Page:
Comments by the Coalition of Concerned Manufacturers and Businesses of Canada
April 15, 2022
by Robert Lyman and Parker Gallant
On March 8, 2022, the government of Canada published a document entitled, “A Clean Electricity Standard in Support of a net zero electricity sector”. The stated purpose of this document was “to send a clear signal that the Government of Canada intends to move forward with regulations to achieve a net-zero electricity system by 2035; to outline considerations related to this objective; and to solicit comments from Canadians regarding the scope and design of the CES”.
The Coalition of Concerned Manufacturers and Businesses of Canada (hereafter referred to as “the Coalition”) is a not-for-profit association that represents small- and medium-sized manufacturers and other businesses in Canada. The goal of the Coalition is to advance policies that promote economic growth and retain good jobs in Canada.
Much of the current public discussion concerning future energy transitions is based on speculation about the timing, cost, and pace of commercialisation of new technologies. It would seem more prudent to base one’s judgments on what has actually happened in past energy transitions rather than try and predict the future.
The period from scientific discovery to widespread commercialisation of technologies has been much longer than is currently estimated by advocates of rapid decarbonisation. None of the steps in the innovation pathway – research, discovery, testing, demonstration, initial market development or widespread commercialisation – operates according to a fixed or predictable schedule.
Professor Vaclav Smil of the University of Manitoba, perhaps the world’s foremost expert on energy transitions, has argued that past transitions have been slow, painstaking and hard to predict. Existing technologies, both for generation and consumption of electricity, have a lot of inertia. Smil observes that the changes in technology and infrastructure required to decarbonise the world in a few decades as a ‘grand delusion’.
The proposed CES seems premised on the view that, in the face of high market costs and barriers, governments can force the pace of change and retain the support of the electorate in doing so. Outside of the centrally planned economies, however, no government has attempted to prescribe the timelines for commercialisation of new technologies or the dates by which a large share of society’s needs must be met by a new technology. ‘Picking winners’ may be an increasingly popular aspect of national industrial policy (despite its history of failures), but a prudent government should be hesitant about committing billions of taxpayers’ dollars to technologies that are not ready and cannot compete without permanent subsidies.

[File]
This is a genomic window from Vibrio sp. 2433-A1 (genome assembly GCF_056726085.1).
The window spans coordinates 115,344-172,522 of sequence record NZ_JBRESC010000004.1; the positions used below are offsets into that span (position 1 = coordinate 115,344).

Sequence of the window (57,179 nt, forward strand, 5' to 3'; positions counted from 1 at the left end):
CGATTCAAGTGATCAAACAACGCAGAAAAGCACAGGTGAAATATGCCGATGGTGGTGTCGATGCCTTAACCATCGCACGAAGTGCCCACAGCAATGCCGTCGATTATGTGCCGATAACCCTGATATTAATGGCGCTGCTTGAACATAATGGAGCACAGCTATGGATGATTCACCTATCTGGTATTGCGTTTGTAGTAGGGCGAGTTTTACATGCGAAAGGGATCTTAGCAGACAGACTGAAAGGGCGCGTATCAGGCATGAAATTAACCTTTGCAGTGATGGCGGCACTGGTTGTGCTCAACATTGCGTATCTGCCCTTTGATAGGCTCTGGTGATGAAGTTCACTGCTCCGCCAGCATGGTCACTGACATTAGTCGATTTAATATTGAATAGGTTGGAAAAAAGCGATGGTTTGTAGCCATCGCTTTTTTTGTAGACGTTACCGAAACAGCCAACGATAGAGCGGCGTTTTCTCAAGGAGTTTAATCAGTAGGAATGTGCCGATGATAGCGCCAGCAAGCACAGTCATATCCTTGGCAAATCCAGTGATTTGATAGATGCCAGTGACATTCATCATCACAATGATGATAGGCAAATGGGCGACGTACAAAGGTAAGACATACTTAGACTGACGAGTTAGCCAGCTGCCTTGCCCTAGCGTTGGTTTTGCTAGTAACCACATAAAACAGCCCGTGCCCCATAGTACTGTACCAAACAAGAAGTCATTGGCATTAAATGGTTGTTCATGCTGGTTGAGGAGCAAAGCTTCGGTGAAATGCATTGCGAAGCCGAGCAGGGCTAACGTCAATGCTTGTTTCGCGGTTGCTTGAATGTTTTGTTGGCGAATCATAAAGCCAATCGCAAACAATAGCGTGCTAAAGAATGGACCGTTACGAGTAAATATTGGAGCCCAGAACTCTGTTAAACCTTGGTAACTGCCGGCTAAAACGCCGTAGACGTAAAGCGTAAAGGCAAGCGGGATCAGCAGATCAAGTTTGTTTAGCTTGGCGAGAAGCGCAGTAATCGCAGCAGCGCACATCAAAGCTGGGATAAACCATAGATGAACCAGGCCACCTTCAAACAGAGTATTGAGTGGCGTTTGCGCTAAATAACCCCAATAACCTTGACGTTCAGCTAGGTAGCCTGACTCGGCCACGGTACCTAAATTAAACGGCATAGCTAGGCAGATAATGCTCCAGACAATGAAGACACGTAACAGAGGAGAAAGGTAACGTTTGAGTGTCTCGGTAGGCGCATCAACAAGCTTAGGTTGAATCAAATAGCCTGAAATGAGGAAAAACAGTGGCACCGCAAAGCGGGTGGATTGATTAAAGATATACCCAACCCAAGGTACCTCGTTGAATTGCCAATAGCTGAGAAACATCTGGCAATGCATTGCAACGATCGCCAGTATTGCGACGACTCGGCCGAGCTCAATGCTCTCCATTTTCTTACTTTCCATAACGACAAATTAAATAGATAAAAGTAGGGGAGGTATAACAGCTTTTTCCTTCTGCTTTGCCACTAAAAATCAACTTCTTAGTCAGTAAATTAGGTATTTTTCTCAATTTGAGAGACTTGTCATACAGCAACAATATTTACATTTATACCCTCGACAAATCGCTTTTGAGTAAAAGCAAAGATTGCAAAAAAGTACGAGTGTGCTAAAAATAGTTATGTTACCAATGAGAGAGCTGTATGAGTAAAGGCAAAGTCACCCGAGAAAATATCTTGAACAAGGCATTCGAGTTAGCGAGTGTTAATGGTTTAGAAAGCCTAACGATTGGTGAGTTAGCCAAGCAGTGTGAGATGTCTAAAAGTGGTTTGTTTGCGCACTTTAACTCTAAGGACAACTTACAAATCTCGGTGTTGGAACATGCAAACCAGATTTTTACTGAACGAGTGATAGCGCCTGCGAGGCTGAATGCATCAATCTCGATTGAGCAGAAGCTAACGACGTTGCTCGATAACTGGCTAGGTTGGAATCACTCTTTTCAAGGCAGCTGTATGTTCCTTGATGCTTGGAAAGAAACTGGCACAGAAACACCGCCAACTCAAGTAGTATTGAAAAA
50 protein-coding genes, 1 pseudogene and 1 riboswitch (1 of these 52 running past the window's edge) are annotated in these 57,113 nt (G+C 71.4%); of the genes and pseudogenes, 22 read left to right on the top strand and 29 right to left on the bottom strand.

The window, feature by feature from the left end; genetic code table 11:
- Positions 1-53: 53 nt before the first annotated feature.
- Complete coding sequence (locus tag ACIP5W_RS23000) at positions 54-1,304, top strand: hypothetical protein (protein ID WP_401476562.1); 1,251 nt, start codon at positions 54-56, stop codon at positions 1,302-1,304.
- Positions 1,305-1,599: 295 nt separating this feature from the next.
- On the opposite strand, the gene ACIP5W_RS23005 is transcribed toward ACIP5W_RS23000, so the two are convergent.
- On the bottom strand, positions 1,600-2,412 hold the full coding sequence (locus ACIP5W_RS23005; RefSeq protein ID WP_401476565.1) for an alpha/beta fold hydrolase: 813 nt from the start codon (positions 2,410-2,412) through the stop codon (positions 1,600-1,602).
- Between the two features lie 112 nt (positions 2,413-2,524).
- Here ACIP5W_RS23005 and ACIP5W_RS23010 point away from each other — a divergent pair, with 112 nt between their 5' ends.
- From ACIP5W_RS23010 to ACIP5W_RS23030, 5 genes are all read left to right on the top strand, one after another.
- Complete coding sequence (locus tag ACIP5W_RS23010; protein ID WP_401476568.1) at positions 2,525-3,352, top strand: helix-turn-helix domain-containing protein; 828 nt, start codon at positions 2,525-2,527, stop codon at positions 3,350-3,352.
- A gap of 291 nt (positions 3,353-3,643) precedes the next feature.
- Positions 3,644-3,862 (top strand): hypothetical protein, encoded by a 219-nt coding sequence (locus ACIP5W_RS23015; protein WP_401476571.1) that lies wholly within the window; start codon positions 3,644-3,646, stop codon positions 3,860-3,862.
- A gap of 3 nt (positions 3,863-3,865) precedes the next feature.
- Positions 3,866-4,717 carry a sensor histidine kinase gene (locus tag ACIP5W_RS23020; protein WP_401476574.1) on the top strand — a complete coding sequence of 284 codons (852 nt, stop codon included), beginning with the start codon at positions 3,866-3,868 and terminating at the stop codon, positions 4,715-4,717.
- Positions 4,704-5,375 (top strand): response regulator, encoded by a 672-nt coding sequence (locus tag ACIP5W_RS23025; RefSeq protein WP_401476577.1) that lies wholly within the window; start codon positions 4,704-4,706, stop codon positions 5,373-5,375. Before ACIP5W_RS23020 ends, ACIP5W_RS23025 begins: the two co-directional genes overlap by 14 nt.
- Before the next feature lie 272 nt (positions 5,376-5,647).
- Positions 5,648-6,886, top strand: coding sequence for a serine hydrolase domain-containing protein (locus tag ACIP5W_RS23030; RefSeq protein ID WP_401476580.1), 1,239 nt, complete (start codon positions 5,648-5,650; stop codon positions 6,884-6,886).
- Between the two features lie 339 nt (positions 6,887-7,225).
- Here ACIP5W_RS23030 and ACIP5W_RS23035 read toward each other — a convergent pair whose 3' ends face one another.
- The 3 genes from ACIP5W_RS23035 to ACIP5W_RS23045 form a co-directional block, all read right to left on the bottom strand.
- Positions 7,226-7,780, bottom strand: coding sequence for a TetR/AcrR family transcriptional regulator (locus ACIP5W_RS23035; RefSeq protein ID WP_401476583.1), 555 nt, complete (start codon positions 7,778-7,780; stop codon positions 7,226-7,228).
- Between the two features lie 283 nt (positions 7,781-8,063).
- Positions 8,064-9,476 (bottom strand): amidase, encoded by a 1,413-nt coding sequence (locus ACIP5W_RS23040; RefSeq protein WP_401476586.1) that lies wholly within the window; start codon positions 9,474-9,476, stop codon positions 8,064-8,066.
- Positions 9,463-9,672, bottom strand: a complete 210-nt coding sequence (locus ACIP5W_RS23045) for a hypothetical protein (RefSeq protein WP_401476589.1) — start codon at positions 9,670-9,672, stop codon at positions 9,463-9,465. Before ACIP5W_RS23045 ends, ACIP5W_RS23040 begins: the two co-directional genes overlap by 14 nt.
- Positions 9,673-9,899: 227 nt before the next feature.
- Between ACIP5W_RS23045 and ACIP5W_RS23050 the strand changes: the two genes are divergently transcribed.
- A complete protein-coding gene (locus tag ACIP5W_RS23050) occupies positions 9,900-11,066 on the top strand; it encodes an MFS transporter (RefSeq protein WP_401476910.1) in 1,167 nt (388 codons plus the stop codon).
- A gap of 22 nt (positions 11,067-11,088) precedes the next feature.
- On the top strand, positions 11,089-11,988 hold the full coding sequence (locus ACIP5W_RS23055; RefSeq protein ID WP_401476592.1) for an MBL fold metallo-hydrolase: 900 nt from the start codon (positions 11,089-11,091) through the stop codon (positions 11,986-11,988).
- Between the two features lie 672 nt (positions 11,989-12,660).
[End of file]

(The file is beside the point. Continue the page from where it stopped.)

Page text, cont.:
Those who pursue the net zero goal will be confronted with the reality that hydrocarbons are nature’s most efficient embodiment of primary energy. The combination of high energy density, abundance, stability, safety, portability, safe storage and affordability is unmatched by any other source of energy. Governments cannot wish those advantages away.
The electricity sector offers good examples of the immense barriers to net zero. Just meeting the additional generation requirements needed to power proposed conversion to electric vehicles would require a major expansion in the electricity generation capacity across Canada, sometimes estimated as the addition of 10,000 megawatts of capacity from today’s levels. The provinces of New Brunswick, Nova Scotia, Saskatchewan and Alberta still have coal fired capacity collectively totalling over 9,000 MW which will also require replacement, adding considerable additional costs.
The two largest power projects being built in Canada today, Site C in British Columbia and Muskrat Falls in Labrador, have a combined design capacity of 1,944 megawatts. To meet just the additional EV-related power demand, at least eight more projects of the same size would have to be built. It generally takes at least 15 to 20 years to bring such a project to production in Canada. There are none even being contemplated at this time.
Central to the vision on which the proposed CEP is based is the thesis that in future Canada must rely primarily on wind and solar power generation for incremental supply, notwithstanding that these sources are intermittent and frequently unreliable.
The Issue of Costs